Work location narrowly outranks work-life balance and salary as the most important factor when considering a job offer, according to a new survey by Ceridian HCM Inc.
The survey, which polled nearly 1,700 workers in Canada and the United States who’d been offered a new job in the past year, found 68 per cent consider location the most important factor, followed by salary and work-life balance (at 66 per cent each) and growth opportunities (57 per cent).
“The truth is, every individual is at a different stage of their life and career. For some, work-life takes precedent and for others, home life is the priority,” said Lisa Sterling, chief people and culture officer at Ceridian, in a press release. “Our data shows organizations that want to attract world-class talent have an opportunity to better understand today’s worker preferences and tailor the recruiting and workplace experience to meet a wider range of employee needs.”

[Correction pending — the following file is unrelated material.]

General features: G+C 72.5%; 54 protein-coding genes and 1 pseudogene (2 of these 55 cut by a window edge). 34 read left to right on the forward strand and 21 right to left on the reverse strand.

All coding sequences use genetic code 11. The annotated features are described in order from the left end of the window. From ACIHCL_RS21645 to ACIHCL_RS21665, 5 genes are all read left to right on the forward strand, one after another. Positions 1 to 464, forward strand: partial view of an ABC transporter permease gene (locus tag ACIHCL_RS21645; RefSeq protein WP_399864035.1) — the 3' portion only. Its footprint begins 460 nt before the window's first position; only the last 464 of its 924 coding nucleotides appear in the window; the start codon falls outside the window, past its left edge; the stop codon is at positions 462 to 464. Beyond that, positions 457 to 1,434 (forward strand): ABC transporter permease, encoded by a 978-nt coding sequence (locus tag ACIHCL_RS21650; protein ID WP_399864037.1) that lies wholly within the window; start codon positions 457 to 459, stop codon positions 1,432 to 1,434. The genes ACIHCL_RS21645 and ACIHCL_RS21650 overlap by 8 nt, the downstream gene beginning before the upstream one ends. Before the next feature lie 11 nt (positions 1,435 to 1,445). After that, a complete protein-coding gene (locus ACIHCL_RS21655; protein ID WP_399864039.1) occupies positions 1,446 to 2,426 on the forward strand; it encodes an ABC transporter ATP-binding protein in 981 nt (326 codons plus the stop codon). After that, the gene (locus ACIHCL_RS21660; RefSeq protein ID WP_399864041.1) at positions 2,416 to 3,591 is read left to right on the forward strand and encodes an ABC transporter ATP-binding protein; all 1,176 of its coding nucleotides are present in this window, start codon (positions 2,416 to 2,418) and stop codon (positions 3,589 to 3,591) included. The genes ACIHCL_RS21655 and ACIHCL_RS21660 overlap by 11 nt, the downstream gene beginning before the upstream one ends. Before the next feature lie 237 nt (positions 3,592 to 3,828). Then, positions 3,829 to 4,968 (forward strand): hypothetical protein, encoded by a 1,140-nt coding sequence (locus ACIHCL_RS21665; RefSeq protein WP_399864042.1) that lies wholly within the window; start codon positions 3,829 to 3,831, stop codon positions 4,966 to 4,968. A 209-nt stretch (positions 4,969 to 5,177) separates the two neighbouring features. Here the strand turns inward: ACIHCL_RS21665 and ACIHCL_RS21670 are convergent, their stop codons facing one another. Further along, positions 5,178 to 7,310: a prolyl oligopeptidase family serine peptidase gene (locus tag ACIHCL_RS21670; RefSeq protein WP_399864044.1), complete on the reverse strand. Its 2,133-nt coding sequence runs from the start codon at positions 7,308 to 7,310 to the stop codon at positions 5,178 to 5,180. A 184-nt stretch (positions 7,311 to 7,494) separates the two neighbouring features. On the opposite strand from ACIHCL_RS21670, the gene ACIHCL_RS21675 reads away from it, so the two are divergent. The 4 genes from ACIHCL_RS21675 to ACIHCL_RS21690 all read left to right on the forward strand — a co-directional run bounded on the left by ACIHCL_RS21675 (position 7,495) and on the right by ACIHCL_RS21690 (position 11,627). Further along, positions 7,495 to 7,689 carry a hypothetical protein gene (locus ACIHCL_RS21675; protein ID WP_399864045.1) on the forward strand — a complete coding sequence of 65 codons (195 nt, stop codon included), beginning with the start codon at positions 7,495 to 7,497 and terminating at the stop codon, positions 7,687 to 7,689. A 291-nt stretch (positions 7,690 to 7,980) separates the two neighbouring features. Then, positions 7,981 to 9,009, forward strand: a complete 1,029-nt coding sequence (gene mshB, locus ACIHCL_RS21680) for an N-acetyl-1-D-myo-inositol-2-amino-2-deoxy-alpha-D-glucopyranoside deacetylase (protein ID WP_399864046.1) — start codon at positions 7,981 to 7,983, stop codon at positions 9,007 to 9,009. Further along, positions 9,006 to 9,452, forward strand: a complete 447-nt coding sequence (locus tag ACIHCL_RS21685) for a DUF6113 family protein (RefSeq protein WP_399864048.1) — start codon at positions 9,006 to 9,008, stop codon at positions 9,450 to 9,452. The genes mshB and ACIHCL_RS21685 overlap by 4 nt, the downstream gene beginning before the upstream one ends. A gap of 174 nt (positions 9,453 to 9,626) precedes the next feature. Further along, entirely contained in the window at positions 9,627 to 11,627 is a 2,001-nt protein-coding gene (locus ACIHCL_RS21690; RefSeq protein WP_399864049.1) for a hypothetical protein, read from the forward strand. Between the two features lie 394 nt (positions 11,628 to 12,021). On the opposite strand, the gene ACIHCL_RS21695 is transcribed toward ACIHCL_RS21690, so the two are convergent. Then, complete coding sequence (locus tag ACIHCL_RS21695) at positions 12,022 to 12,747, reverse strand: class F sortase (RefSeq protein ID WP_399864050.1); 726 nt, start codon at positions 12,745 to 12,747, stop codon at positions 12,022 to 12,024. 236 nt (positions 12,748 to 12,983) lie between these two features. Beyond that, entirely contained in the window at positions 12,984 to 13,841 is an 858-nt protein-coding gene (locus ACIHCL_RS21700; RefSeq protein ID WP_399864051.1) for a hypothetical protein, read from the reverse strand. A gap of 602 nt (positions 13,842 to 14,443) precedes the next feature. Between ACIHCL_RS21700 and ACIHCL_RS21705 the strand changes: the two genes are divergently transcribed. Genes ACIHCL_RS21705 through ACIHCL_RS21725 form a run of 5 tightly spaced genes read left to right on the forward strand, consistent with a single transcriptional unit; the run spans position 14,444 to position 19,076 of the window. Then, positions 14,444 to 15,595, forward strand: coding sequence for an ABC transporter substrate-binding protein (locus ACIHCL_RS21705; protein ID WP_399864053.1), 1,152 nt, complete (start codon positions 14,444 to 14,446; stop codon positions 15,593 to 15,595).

The survey also found prospective employees do online research about their would-be employer, searching by salary information (69 per cent), location (45 per cent) and information about benefits (36 per cent). At 36 per cent, millennials were the most likely age group to search for whether the prospective employer offered growth opportunities.
“In a job seeker’s market, candidates have room to be more selective,” said Sterling. “A strong employer brand shapes the perceptions people have of your organization and what it’s like to work there. To foster employee advocacy, businesses need to better communicate the ‘what’s in it for me’ to candidates — things like inclusiveness, professional development, wellness and workplace flexibility.”
In terms of how long the recruitment process takes, 55 per cent of survey respondents said they expect a two-week recruitment, while 52 per cent said their actual recruitment experience met this timeframe.
“While digital tools may have transformed the job market forever, organizations should strive to create a human environment for candidates — from the first email or call, all the way through to selection or rejection,” said Sterling. “The golden formula is to treat people how they want to be treated, sustaining a candidate’s excitement and providing a positive experience with the company throughout the recruiting process.”